If you are being tailgated, do the following to reduce the chances of an accident: Avoid quick changes. If you have to slow down or turn, signal early and reduce speed very gradually. Increase your following distance. Opening up room in front of you will help you avoid having to make sudden speed or direction changes. It also makes it easier for the tailgater to get around you. Do not speed up. It is safer to be tailgated at a low speed than a high speed. Avoid tricks. Do not turn on your taillights or flash your brake lights. Follow the suggestions above.
- Assist the injured after you have protected the area, but before you have notified authorities
- Assist the injured only after you have protected the area and notified authorities
- You should never assist the injured until authorities have arrived
- Assist the injured immediately
Quote From Page 45 Of The Illinois CDL Manual:
If a qualified person is at the accident and helping the injured, stay out of the way unless asked to assist. Otherwise, do the best you can to help any injured parties:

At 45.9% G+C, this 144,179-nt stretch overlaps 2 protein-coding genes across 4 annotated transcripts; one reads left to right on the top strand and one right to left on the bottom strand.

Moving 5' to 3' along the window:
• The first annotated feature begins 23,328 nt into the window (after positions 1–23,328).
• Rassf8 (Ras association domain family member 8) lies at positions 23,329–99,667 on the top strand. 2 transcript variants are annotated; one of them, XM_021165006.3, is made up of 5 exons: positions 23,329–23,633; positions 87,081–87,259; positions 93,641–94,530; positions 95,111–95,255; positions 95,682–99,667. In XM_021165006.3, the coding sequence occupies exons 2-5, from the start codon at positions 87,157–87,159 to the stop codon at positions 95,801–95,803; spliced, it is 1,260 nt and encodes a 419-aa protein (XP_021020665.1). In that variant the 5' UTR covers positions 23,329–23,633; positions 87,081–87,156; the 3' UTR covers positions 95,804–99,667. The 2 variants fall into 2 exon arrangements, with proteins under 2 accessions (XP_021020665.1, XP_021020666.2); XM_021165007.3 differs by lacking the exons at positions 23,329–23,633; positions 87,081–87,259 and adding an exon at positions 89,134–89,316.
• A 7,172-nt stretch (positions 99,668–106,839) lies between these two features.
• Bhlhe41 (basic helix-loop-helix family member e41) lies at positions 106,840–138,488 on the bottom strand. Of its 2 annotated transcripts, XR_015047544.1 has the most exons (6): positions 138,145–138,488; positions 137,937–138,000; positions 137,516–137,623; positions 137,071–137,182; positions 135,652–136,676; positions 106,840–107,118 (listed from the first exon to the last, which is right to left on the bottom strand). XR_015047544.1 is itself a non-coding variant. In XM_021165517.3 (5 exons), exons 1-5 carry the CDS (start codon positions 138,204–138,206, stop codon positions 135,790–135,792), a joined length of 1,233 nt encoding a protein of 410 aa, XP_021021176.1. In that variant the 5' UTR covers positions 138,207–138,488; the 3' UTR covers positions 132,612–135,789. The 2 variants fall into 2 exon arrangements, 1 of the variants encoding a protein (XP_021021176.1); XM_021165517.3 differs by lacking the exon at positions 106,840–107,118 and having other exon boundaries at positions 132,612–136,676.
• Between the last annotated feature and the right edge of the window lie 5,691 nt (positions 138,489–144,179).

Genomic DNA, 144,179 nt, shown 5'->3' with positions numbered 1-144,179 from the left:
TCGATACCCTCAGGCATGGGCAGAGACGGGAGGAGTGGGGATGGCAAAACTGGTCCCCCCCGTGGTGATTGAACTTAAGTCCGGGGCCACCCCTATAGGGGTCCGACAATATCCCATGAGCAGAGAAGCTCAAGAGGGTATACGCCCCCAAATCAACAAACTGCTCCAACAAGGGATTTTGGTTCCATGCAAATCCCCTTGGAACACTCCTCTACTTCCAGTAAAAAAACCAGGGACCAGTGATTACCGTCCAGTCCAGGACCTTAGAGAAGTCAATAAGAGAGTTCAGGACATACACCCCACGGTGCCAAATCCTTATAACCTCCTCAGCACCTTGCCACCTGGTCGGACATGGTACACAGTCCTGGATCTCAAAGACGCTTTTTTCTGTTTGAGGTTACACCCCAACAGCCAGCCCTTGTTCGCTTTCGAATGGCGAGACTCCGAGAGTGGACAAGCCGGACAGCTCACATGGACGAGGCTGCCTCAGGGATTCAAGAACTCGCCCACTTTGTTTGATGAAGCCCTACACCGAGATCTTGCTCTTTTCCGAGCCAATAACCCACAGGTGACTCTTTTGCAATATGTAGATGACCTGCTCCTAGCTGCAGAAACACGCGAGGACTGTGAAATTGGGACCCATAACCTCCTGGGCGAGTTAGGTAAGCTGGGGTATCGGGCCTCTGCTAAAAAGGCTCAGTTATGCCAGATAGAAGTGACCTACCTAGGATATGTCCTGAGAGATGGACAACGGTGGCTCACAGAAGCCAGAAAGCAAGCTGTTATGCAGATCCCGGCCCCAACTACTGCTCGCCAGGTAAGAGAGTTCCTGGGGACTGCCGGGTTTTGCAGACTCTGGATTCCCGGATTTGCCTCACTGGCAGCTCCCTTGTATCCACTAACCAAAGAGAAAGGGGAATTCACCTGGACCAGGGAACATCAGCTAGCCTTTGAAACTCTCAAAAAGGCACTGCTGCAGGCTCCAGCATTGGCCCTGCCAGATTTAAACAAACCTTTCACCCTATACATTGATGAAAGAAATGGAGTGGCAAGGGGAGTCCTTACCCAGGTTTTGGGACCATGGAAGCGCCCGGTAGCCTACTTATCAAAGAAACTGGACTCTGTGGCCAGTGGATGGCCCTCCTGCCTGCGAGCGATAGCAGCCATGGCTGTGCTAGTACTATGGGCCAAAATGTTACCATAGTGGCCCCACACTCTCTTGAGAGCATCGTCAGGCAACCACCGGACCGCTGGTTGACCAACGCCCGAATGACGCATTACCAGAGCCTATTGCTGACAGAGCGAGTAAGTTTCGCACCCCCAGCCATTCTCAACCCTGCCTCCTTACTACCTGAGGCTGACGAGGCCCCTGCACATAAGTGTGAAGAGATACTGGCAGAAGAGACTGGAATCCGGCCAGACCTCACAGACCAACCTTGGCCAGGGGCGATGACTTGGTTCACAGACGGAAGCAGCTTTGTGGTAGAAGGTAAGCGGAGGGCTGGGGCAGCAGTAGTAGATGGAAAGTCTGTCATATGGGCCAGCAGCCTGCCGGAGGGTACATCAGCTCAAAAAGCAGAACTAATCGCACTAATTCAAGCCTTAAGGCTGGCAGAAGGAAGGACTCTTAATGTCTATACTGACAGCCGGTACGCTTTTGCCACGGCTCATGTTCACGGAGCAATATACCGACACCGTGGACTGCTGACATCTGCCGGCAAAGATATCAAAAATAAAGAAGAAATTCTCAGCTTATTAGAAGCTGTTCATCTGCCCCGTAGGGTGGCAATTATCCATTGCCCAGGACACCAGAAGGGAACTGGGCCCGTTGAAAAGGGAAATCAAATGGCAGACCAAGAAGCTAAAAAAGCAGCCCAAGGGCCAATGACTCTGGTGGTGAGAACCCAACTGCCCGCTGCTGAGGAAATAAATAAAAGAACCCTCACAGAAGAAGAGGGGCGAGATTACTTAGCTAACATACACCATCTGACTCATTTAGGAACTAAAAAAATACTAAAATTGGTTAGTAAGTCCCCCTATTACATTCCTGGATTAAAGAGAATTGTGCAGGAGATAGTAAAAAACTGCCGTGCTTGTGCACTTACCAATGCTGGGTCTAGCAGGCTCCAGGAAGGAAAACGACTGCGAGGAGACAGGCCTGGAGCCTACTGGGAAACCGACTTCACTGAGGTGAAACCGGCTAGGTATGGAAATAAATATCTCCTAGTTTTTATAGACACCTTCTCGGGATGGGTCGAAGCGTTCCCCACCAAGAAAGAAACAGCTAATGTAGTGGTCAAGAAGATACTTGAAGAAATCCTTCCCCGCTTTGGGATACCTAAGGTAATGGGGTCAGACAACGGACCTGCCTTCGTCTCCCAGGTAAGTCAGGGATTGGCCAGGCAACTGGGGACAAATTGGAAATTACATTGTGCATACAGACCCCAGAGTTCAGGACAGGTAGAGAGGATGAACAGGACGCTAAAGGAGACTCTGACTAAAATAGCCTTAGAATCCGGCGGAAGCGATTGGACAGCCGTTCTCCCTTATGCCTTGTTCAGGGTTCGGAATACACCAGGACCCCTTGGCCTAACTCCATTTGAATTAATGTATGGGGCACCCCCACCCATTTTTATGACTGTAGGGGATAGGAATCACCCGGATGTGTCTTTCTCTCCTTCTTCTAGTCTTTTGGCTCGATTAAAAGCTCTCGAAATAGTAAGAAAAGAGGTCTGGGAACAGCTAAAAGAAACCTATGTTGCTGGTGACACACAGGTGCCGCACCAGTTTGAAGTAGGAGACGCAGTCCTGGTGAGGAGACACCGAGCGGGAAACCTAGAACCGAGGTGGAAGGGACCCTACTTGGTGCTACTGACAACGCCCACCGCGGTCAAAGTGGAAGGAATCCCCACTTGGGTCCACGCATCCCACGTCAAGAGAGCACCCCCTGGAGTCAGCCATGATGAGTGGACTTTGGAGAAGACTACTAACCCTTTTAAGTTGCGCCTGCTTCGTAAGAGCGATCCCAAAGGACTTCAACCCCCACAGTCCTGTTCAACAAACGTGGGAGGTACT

- Do not move a severely injured person unless the danger of fire or passing traffic makes it necessary.
- Stop heavy bleeding by applying direct pressure to the wound.
- Keep the injured person warm.
If you are the first one on the scene of a serious accident, you may want to help the injured right away. But make sure you secure the scene of the accident first to avoid any additional collisions. You should then notify the authorities before attempting to assist an injured person. Make sure you memorize the order of recommended accident procedures:
1. Protect the area
2. Notify authorities
3. Assist the injured